University of Ulster2014 League Table Ranking 74
2014 Overall Score 582
View the 2014 league tables
This environmental & ethical ranking of the University is provided courtesy of the People & Planet Green League - the only comprehensive and independent green ranking of every UK university. Choosing a greener university can reduce your carbon footprint and improve your job prospects in a global low-carbon economy.
- The University of Ulster, located in Northern Ireland, was founded in 1984 by Royal Charter.
- The university can trace its roots back to 1845 when Magee College was established in Derry~Londonderry and 1849, when the School of Art and Design was inaugurated in Belfast.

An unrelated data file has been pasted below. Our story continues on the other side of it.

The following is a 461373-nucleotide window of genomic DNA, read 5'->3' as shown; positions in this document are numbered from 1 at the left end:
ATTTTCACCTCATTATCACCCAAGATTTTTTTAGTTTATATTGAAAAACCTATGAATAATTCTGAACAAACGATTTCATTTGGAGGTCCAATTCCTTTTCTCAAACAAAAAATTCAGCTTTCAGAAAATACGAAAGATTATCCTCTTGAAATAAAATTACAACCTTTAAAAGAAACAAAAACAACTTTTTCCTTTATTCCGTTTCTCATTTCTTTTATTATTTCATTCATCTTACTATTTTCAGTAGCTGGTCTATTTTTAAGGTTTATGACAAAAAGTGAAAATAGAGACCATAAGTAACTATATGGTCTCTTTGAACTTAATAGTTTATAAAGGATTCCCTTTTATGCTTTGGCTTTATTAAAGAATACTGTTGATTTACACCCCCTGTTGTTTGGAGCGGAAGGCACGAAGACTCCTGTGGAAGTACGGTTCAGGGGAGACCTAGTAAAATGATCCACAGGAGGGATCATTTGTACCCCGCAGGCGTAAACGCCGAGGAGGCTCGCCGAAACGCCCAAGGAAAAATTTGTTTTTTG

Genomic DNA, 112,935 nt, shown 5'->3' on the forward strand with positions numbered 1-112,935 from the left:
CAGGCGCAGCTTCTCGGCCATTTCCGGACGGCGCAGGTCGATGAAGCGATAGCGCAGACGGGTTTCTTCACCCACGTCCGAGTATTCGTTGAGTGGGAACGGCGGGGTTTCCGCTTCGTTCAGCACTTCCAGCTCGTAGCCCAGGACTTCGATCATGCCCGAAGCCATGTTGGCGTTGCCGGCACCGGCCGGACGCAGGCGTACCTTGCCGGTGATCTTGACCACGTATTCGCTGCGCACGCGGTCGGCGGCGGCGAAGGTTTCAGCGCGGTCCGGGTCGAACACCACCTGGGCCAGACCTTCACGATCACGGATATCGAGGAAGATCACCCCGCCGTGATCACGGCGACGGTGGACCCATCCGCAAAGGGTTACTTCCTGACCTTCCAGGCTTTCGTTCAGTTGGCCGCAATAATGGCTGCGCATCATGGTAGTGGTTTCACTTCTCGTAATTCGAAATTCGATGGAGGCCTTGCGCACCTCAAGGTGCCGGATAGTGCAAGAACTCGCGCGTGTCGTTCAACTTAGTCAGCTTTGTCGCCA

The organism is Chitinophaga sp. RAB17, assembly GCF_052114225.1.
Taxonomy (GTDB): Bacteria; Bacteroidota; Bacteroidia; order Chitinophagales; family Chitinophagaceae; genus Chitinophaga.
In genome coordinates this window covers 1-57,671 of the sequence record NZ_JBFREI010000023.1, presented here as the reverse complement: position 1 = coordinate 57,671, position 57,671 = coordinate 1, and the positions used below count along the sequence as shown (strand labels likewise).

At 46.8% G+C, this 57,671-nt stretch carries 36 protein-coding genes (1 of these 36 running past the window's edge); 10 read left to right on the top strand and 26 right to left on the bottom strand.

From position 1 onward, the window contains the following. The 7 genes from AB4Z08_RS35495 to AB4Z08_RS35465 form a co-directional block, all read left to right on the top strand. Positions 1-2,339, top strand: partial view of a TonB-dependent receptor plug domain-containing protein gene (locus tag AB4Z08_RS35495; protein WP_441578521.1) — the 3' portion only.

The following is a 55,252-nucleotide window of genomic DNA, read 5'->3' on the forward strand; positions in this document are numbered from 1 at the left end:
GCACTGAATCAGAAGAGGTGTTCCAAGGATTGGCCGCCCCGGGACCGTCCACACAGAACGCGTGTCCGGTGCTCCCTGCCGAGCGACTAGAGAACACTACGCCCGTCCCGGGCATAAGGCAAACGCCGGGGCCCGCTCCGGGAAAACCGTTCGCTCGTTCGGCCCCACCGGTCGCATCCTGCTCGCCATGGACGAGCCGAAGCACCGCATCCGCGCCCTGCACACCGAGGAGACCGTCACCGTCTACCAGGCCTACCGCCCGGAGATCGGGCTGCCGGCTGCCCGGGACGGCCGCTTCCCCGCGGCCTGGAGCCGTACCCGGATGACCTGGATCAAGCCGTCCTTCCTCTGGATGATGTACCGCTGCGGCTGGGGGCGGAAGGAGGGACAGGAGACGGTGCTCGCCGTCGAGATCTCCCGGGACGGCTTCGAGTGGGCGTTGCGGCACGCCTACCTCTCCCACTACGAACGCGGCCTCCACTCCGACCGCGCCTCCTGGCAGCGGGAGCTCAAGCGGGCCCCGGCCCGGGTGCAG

- December 2012 witnessed the University of Ulster’s first graduation ceremony take place in GB with an event in London conferring awards on graduates of the Ulster Business School’s (UBS) MSc in Executive Leadership.
- This programme and a number of others from UBS and the Faculty of Computing & Engineering are delivered in partnership with the QA Business School at branch campuses in London and Birmingham
Location and transport
- All campuses are served by excellent bus and train networks.
- There are regular ferry services to Scotland and England, and Northern Ireland's three regional airports serve many GB and international destinations.
- Entry Standards vary by course at Ulster.
- The online prospectus contains full details of entry requirements at the University of Ulster, at www.study.ulster.ac.uk/prospectus.
- Ulster has more than 25,000 undergraduate and postgraduate students.
- The University continues to attract high numbers of potential undergraduates and in 2012 saw applications rise to top the 34,000 mark for the first time.